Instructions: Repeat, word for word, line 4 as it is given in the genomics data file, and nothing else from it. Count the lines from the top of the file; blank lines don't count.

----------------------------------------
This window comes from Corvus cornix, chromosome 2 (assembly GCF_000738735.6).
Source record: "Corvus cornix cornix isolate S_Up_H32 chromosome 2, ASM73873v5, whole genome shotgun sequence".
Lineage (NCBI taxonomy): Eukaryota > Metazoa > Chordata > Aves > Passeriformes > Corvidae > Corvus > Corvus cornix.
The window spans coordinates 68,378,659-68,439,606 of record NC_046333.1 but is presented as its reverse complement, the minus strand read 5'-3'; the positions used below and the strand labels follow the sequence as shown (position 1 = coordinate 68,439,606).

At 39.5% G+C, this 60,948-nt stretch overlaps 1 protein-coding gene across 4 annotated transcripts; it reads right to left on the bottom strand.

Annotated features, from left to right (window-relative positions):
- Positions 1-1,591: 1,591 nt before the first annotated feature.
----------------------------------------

The window spans coordinates 68,378,659-68,439,606 of record NC_046333.1 but is presented as its reverse complement, the minus strand read 5'-3'; the positions used below and the strand labels follow the sequence as shown (position 1 = coordinate 68,439,606).